For anyone who has spent any time on some of the popular expat forums, Facebook Groups or Q&A sites such as Quora, I’m sure you have seen a version of this question.
And more often than not, the person asking the question often gets less than helpful answers.
Usually, because the person asking it is a bit lazy and asks a very vague, poorly thought out question.
What you really needs to be asking is something much more specific, such as:
“What is a good salary in Germany for an engineer with a masters degree and 5 years’ experience, who wants to live in a major city, have a good-sized 1-bedroom apartment in a decent neighbourhood and be able to afford a couple of holidays a year?”
What should you expect from a good salary in Germany?
For all of these examples, we have assumed that you are not liable to pay church tax, just to keep things simple.
Of course, these numbers are approximate: It depends to a large extent on how well you manage your finances and how extravagant / frugal your lifestyle is!
€30,000 per year
You will need to live in shared accommodation if you’re in a more expensive area, or a small studio apartment otherwise.
You will need to cycle or take public transport, unless you compromise elsewhere.
You will be able to afford:
- Going out once or twice a week, as long as it is not expensive cocktail bars or restaurants or exclusive clubs.
- Membership of a gym, sports club or other similar hobby
- One decent holiday a year or a couple of extended city breaks
- Regular groceries with a few treats now and then
- Regular, i.e. non-designer, clothes shopping
- A sandwich or simple canteen meal for lunch at work
Very little unless you are really frugal
€50,000 per year
You will be able to afford a decent 1-bedroom apartment in major cities but may need to compromise on location. Perhaps a 2-bedroom or larger apartment if you’re outside of the more expensive metropolitan areas.
You could afford to run a car if you need one, but this may be considered a luxury in the bigger cities because the public transport network is so extensive
- Everything as mentioned for €30,000, plus:
- Not really needing to pay much attention to costs for your weekly grocery shop
- You will be able to splash out more on holidays, or enjoy a couple more weekends away
- Eating out for lunch most days.
- More varied entertainment options such as concerts, theatre, more exclusive nightlife venues etc.
You should be able to put away a couple of hundred € each month into a private pension plan or investment fund.
€70,000 per year
You will be able to afford a nice 2-bedroom apartment in a good location in all the major cities. Perhaps something bigger or more luxurious if you’re looking in a less popular part of town. You’ll also be able to afford to buy an apartment if you can save a decent sized deposit (except in Munich, Hamburg, Stuttgart & Frankfurt)
You could afford to buy and run a car if you need one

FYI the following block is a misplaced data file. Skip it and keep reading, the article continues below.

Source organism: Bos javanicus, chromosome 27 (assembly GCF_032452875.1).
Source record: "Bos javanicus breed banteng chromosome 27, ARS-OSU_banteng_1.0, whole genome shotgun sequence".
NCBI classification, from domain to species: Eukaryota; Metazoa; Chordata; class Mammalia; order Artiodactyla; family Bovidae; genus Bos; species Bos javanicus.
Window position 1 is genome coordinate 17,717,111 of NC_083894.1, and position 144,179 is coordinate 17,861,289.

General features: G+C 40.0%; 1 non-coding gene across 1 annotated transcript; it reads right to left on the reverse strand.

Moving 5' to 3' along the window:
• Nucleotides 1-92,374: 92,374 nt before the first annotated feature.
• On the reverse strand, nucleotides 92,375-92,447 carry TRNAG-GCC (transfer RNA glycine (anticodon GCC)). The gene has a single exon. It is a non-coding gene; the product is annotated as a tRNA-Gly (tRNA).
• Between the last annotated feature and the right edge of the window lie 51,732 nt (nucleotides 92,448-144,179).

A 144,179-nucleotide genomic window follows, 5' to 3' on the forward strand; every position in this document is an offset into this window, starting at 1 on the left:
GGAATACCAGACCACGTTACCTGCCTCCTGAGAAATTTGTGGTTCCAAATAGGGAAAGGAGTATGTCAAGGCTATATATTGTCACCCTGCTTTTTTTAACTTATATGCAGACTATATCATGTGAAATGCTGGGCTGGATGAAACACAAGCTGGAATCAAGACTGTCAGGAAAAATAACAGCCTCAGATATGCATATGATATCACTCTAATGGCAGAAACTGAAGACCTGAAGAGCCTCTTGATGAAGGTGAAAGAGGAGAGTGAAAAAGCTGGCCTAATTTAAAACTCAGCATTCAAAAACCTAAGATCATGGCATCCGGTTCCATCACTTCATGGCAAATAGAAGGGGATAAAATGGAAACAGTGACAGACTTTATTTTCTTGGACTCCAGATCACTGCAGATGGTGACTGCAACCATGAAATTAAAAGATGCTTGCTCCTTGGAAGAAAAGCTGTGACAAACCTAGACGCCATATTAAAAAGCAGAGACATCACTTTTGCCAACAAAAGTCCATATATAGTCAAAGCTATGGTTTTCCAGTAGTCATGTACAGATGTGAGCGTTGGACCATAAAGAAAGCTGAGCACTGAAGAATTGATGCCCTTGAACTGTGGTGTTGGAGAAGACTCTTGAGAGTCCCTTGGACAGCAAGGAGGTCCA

- Everything as mentioned for €50,000, plus:
- Not really needing to pay much attention to costs for your weekly grocery shop and being able to easily afford luxuries such as organic products, good wine, imported foodstuffs.
- You will be able to splash out more on holidays, or enjoy weekends away, without worrying too much about the cost
- Eating out for lunch most days at work and having dinner out with friends 2 or 3 times a week.
- More varied entertainment options such as concerts, theatre, more exclusive nightlife venues etc.
You should be able to put away €1,000 each month into a private pension plan or investment fund.
We also want you to be aware of the different points which you must consider when considering whether a figure you’ve been quoted is a “good salary in Germany”.
We can then hopefully provide you with enough information and tools to help you to answer this question for yourself.
If you’re still stuck and need some extra 1:1 support to discuss salary negotiations and relocation considerations, please contact us for a consultation and we would be glad to assist!
It depends on the city / region
Salaries tend to be higher and there are more jobs to choose from in the most prosperous major metropolitan areas.
So, on the one hand, you will most likely find it easier to get job offers in these areas, but on the other hand your biggest expense will be rent, and this is going to be considerably higher than in other parts of the country.
We recently looked at this conundrum and evaluated whether the higher cost of rent negates the salary benefits. Definitely worth doing the sums and considering rent as a percentage of your net income rather than just looking at the actual figure you’ll be paying.
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It depends on your level of education
Lower end jobs and entry level positions tend not to pay the salary premium that makes it worthwhile to live in what is, by international standards, a relatively expensive country. Even more so when we factor in the high rates of taxation and employee contributions for health insurance and social security.